The proliferation of climate risks has necessitated urgent global action with regard to achieving net-zero goals. Financial institutions are growing increasingly concerned with climate risks, and for good reason. In the case of banks, climate risks add to credit risks by affecting debt serviceability, as well as the value of collateral backing the loans. Moreover, they can also compound market risks of portfolios that are exposed to climate hazards as the economic value of financial assets can be negatively affected, resulting in price reductions and impact on return on investment.
A remedial measure has emerged in the form of climate scenario analysis. Indeed, it has become an important forward-looking management tool for financial institutions to assess the progress of their counterparties in managing climate risks, thereby aligning their portfolio to climate goals such as net-zero or 1.5°C. An effective application of scenario analysis involves identifying plausible exposures that can materialise as risks, defining scenarios based on material exposures, assessing financial impact, and finally, identifying potential responses. Climate scenario analysis enables financial institutions in mapping strategies for client engagement, reporting, developing new standards and practices, and meeting regulatory obligations. Essentially, it is an exercise in assessing how well-placed financial institutions are in imminent transition scenarios.
Widespread acceptance of climate scenario analysis by the financial sector is credited to the Network of Central Banks and Supervisors for Greening the Financial System (NGFS) in 2017. Consisting of over 100 members, the NGFS has developed a range of hypothetical scenarios on the basis of whether climate goals are met. Similarly, the International Energy Agency (IEA) has developed scenarios that examine future energy trends. These are based on declared policies as well as goals such as net-zero and sustainable development. Along similar lines, the climate scenarios of the IPCC help in mapping a future with net-zero carbon emissions, one with twice and even thrice the current carbon emissions.
A pertinent example is of the largest customer-owned pension fund in Denmark, PFA Pension. With over USD $94 billion in customer funds, PFA Pension has set an ambitious target of reducing 29% of CO2 emissions from its listed equities, properties and credit bonds by 2024. The fund employs climate scenarios developed by the IEA to gain a macroscopic view of its portfolio. It hopes to understand which companies in its portfolio face significant climate risks by focusing on the different energy mixes under different scenarios of the IEA. Moreover, the fund has also developed an internal screening tool to comply with the Paris Agreement goals in its investment process. This consists of evaluating all listed equities and bonds held by the fund on the basis of their carbon emissions, thereby identifying the companies which either emit more carbon than the sector or are reliant on energy intensive sectors. As such, PFA Pension divested seven companies in 2019 due to their failure to comply with its climate requirements.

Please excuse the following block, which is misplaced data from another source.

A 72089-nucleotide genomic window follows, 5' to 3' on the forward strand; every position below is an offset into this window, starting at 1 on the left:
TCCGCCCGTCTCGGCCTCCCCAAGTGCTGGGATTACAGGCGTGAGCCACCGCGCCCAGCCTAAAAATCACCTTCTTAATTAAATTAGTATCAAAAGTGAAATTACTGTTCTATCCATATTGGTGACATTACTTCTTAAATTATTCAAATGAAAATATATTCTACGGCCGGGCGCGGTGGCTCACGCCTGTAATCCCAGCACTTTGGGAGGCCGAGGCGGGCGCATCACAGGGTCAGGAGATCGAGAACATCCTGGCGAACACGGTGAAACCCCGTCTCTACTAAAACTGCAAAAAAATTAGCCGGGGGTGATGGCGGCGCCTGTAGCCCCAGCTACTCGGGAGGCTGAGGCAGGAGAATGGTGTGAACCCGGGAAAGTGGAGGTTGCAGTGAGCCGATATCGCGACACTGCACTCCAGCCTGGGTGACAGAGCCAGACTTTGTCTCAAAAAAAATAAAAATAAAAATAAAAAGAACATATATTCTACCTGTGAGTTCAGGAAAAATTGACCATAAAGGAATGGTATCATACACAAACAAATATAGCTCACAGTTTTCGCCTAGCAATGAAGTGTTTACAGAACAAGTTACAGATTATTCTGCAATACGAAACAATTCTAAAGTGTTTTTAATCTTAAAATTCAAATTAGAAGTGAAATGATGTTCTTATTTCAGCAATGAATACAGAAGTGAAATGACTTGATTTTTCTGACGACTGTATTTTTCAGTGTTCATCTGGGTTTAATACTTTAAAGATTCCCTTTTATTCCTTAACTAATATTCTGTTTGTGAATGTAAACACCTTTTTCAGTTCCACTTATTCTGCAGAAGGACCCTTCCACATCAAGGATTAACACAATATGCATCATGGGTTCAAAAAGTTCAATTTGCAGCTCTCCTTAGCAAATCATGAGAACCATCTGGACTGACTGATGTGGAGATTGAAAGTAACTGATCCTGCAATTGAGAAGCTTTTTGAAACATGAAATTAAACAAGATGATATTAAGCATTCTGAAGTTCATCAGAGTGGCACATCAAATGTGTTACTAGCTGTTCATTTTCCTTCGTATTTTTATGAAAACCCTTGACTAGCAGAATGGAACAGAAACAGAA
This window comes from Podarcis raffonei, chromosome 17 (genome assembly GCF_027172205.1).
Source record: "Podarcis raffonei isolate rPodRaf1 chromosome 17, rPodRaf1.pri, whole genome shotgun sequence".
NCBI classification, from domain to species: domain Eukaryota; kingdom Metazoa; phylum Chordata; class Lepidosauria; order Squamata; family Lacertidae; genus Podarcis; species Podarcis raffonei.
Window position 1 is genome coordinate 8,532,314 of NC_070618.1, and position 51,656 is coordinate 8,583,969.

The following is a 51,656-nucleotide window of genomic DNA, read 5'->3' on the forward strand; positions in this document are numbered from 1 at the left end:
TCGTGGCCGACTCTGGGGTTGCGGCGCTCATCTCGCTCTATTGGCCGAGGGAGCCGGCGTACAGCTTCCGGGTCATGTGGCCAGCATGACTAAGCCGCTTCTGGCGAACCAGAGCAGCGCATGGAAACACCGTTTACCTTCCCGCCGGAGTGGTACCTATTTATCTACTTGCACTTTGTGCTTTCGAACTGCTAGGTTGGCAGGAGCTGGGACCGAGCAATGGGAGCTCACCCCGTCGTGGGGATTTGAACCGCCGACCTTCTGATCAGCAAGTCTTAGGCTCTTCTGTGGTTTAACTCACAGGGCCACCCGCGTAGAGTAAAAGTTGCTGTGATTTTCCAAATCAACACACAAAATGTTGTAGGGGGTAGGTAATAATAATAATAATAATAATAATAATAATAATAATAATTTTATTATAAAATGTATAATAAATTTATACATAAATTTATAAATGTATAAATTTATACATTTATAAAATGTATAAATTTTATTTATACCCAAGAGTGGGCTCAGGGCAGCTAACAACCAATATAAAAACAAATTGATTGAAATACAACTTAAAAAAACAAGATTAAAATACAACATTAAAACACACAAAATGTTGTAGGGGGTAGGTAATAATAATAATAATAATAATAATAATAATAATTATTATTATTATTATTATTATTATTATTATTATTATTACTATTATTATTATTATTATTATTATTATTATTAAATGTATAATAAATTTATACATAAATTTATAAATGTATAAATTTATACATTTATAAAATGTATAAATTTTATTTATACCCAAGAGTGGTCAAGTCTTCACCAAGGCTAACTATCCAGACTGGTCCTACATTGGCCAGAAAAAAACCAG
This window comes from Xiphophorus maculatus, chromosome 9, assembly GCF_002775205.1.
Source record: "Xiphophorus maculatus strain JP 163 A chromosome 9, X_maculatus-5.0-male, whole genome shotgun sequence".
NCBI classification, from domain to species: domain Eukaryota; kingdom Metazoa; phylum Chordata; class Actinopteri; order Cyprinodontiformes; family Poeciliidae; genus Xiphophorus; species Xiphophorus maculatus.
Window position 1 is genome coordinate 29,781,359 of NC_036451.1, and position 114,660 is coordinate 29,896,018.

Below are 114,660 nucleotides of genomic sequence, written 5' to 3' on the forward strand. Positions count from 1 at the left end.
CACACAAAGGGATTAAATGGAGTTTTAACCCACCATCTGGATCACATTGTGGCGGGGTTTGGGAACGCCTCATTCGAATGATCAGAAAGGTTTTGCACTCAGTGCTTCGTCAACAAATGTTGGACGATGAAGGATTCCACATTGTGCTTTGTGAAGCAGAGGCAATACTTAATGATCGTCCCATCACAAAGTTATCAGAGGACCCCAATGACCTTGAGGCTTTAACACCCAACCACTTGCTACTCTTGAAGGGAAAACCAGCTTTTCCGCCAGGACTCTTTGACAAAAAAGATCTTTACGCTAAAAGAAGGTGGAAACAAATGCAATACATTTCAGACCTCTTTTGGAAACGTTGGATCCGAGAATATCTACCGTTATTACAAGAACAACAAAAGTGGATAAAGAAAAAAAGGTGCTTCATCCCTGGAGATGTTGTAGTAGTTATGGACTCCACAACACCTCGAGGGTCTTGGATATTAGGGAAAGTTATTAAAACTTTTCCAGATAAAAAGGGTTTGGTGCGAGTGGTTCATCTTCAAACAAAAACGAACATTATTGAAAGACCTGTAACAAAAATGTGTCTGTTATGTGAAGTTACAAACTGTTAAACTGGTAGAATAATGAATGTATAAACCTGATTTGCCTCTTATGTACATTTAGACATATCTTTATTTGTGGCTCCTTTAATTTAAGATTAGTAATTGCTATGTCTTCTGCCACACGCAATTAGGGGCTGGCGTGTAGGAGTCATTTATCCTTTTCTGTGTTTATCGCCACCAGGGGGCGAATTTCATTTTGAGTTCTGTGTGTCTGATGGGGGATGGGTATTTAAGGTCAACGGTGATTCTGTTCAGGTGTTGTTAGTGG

Tools for climate scenario analysis
The purported climate scenarios by NGFS, IEA or IPCC act as a launchpad for climate scenario analysis tools. These tools are also evolving to align with climate scenarios. While such tools are incredibly important in setting targets for portfolio management, they are also instrumental in informing decisions about capital allocation, budget setting, and product structuring, amongst others.
The Paris Agreement Capital Transition Assessment (PACTA) is one such tool. It allows financial institutions to assess the degree of alignment of their portfolio to climate scenarios consistent with the Paris Agreement. It compares the institutions’ exposure to carbon-intensive companies with decarbonisation scenarios of corresponding sectors. The differentiator of PACTA is that it measures alignment according to sector and further, production plans of companies involved in the sector. This is particularly relevant as the Paris Agreement calls for varied action from different sectors.
With increasing climate risks, incorporation of climate scenario analyses in the financial sector is imperative to reduce exposure to corresponding sectors and companies. Moreover, it is especially important as it influences decisions on financial flows to climate action.